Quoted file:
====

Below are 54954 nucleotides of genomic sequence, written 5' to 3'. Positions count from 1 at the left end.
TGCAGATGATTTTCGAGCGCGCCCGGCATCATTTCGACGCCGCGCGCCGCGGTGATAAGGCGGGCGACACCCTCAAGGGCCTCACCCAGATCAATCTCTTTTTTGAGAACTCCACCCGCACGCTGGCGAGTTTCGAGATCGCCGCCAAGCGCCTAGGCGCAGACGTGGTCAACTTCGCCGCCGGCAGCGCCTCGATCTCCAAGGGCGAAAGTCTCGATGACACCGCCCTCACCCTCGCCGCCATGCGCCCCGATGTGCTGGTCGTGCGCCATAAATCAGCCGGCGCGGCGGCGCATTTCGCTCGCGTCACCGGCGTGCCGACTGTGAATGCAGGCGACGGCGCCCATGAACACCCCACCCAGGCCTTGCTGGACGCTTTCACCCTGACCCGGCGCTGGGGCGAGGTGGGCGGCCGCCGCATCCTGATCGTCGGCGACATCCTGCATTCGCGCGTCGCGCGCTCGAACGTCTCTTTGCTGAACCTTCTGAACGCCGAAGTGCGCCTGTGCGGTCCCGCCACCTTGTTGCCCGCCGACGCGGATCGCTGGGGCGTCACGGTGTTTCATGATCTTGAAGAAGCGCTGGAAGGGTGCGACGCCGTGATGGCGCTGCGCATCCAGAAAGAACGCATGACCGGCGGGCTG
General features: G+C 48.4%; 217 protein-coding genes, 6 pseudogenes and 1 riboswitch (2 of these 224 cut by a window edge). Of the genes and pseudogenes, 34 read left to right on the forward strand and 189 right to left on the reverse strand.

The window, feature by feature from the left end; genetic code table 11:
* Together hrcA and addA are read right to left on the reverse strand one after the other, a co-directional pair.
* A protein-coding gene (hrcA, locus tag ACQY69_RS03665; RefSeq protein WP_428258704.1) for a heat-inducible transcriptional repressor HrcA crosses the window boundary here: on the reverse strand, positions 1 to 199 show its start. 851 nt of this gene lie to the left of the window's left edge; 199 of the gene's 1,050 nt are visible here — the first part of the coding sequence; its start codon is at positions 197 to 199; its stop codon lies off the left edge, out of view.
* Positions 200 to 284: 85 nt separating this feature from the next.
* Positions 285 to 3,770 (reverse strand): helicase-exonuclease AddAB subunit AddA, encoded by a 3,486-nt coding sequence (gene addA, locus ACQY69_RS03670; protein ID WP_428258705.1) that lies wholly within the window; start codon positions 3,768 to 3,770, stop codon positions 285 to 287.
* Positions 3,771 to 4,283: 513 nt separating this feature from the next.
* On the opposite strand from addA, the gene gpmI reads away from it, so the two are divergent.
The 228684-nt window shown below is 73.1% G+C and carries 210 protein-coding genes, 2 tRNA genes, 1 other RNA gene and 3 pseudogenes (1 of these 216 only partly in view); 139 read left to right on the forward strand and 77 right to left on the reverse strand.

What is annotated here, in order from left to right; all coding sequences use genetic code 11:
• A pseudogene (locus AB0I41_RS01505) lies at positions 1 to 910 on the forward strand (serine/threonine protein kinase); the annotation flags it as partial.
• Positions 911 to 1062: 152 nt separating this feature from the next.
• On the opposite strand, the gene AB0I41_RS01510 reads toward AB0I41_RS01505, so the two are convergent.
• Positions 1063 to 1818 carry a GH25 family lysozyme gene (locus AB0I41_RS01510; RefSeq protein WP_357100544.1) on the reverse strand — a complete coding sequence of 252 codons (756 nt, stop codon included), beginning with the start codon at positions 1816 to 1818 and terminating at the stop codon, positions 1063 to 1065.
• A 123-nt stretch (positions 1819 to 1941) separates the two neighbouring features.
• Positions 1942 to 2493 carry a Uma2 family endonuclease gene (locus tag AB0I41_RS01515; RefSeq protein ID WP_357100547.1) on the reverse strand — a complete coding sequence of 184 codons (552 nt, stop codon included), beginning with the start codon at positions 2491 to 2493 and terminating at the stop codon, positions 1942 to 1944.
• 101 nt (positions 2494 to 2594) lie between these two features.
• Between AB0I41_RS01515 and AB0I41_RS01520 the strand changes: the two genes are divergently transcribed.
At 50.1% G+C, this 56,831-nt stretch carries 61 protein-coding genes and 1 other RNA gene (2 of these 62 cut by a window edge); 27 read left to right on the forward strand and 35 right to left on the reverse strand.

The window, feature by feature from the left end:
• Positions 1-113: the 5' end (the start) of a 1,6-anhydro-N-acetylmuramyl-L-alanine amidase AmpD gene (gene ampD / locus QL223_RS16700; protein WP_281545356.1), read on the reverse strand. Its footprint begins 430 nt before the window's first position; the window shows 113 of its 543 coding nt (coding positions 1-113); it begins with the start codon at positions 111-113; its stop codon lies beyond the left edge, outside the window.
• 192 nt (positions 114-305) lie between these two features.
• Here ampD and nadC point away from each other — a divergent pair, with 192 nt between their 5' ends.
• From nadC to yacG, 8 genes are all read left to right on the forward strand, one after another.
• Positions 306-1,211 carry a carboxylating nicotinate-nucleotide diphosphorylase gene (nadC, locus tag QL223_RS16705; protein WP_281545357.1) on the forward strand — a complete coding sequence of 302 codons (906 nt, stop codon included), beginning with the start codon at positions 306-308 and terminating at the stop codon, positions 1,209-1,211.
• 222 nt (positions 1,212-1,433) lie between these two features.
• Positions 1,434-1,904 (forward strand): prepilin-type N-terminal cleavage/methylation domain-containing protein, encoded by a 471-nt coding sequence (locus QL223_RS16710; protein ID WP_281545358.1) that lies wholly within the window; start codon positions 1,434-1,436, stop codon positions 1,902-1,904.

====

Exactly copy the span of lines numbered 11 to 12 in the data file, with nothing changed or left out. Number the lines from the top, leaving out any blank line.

The 228684-nt window shown below is 73.1% G+C and carries 210 protein-coding genes, 2 tRNA genes, 1 other RNA gene and 3 pseudogenes (1 of these 216 only partly in view); 139 read left to right on the forward strand and 77 right to left on the reverse strand.

What is annotated here, in order from left to right; all coding sequences use genetic code 11: